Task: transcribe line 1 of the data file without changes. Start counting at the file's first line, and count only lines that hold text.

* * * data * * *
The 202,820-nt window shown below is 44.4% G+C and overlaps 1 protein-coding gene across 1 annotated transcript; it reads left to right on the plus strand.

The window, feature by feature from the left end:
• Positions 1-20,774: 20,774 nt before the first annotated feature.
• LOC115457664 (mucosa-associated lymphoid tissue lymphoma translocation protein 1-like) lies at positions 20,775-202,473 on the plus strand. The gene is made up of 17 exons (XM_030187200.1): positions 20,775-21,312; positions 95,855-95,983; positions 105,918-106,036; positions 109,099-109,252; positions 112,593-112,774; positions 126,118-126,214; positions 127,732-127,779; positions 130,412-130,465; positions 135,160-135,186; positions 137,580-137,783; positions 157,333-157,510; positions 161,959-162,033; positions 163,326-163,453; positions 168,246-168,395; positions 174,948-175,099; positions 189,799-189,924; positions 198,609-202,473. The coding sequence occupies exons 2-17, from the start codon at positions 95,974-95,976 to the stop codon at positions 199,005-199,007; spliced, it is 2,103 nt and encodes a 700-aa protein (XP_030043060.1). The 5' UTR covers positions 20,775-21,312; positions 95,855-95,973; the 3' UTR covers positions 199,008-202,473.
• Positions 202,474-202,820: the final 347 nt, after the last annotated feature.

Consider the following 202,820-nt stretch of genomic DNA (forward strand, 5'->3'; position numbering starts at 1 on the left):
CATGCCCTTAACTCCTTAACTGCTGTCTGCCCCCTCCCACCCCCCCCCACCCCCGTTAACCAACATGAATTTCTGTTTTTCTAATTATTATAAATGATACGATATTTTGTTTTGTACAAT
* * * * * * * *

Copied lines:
The 202,820-nt window shown below is 44.4% G+C and overlaps 1 protein-coding gene across 1 annotated transcript; it reads left to right on the plus strand.